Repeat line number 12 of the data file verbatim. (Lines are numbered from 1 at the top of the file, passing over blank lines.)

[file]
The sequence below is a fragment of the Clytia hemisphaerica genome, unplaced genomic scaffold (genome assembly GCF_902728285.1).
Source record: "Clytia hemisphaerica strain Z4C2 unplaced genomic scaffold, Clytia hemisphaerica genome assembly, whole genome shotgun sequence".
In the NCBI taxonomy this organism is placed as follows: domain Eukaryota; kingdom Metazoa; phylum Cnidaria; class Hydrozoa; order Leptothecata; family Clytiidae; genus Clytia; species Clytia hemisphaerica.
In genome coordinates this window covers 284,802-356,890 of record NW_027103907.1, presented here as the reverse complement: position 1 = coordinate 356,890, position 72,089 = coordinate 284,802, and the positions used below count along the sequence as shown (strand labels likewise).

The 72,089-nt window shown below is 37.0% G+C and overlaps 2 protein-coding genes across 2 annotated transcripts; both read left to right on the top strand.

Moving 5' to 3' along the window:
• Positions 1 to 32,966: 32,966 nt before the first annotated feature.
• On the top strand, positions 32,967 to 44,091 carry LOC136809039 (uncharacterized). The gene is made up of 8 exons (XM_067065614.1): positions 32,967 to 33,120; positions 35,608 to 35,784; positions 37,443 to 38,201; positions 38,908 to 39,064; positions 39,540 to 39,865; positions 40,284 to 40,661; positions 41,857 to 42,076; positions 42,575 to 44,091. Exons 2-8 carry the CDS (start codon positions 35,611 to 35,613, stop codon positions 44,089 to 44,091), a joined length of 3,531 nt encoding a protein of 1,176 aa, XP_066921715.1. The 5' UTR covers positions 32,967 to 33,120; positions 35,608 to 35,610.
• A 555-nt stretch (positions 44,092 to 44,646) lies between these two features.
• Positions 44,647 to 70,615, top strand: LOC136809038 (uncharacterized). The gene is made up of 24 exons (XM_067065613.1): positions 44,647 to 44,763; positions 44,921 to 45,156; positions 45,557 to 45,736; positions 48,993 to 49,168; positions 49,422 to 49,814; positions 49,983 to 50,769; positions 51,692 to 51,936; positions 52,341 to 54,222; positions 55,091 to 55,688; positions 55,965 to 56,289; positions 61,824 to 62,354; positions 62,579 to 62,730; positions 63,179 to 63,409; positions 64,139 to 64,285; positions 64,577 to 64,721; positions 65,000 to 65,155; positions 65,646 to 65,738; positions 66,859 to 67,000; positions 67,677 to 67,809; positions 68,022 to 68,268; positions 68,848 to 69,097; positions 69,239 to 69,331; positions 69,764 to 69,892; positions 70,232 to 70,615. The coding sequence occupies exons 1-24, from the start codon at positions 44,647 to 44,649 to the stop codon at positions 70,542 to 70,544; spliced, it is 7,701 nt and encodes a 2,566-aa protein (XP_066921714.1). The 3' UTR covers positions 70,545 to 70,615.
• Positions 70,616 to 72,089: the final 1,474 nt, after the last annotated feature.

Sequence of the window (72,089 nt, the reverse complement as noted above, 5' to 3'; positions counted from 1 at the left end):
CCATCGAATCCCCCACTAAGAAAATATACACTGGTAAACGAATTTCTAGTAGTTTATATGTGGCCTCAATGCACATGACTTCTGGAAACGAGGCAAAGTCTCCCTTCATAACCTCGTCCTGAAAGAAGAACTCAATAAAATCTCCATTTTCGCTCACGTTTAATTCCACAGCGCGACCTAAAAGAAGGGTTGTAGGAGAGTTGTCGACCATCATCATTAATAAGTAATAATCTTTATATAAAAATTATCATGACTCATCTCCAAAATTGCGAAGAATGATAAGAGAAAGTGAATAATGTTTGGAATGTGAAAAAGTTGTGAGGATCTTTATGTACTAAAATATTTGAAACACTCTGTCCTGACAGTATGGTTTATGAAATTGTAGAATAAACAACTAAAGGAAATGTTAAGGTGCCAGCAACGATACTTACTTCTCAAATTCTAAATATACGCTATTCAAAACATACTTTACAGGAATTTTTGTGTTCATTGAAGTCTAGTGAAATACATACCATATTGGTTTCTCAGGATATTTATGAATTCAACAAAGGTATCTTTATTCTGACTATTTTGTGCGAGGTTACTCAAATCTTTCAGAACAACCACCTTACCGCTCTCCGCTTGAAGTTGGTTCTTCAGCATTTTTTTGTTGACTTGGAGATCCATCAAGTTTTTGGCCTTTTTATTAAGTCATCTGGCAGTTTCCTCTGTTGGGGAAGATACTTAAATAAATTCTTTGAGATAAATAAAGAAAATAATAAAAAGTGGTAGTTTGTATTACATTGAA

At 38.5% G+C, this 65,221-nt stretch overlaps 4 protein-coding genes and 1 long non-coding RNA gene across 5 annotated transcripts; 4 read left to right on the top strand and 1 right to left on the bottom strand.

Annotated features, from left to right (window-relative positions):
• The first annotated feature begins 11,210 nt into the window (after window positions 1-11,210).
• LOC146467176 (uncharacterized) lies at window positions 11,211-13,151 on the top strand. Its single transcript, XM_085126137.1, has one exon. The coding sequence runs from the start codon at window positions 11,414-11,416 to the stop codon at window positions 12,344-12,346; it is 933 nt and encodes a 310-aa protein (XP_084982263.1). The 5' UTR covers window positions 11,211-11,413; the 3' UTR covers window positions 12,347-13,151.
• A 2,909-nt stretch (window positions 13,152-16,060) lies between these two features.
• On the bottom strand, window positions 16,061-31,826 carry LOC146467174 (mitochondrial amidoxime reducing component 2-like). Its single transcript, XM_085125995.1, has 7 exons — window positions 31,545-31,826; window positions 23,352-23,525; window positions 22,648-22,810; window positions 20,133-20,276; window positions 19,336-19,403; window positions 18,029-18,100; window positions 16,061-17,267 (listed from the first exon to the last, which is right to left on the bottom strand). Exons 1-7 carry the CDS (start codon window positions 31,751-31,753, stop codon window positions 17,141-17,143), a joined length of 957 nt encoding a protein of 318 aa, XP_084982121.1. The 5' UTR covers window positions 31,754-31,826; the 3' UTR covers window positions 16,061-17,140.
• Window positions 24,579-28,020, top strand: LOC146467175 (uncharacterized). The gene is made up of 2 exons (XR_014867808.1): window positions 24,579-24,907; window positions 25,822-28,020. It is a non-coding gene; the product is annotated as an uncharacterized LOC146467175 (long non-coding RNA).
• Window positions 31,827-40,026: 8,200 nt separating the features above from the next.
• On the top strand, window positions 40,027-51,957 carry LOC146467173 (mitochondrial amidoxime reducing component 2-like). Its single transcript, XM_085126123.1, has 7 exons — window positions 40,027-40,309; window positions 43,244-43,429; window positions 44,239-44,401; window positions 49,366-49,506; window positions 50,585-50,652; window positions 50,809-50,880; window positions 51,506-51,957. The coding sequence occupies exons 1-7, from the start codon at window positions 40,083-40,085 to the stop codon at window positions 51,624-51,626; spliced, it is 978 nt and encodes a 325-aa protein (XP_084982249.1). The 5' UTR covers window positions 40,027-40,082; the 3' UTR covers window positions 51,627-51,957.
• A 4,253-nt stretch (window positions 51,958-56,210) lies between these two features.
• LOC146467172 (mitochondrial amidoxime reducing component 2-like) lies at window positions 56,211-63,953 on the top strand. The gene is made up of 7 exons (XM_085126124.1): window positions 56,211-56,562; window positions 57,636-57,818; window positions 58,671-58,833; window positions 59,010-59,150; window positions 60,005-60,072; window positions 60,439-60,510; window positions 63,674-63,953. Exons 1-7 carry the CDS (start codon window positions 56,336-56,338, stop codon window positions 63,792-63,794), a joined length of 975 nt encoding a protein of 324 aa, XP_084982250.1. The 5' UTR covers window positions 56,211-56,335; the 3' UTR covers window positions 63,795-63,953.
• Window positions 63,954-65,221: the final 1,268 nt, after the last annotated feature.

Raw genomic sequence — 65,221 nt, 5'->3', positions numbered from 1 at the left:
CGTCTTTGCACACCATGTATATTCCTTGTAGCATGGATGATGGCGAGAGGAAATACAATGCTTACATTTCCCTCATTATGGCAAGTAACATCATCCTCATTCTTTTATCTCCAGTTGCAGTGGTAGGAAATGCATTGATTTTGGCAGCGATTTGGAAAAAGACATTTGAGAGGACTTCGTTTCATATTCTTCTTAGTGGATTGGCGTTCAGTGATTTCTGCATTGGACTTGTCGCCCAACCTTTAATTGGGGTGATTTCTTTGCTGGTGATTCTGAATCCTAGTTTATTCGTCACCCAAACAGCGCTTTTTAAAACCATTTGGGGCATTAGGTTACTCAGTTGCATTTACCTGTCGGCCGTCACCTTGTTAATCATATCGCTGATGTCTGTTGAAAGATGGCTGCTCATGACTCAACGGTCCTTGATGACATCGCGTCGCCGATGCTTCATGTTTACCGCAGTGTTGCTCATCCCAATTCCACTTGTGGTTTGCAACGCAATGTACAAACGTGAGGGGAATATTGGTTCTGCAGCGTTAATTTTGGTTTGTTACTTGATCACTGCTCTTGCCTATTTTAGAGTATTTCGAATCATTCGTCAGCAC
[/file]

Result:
Sequence of the window (72,089 nt, the reverse complement as noted above, 5' to 3'; positions counted from 1 at the left end):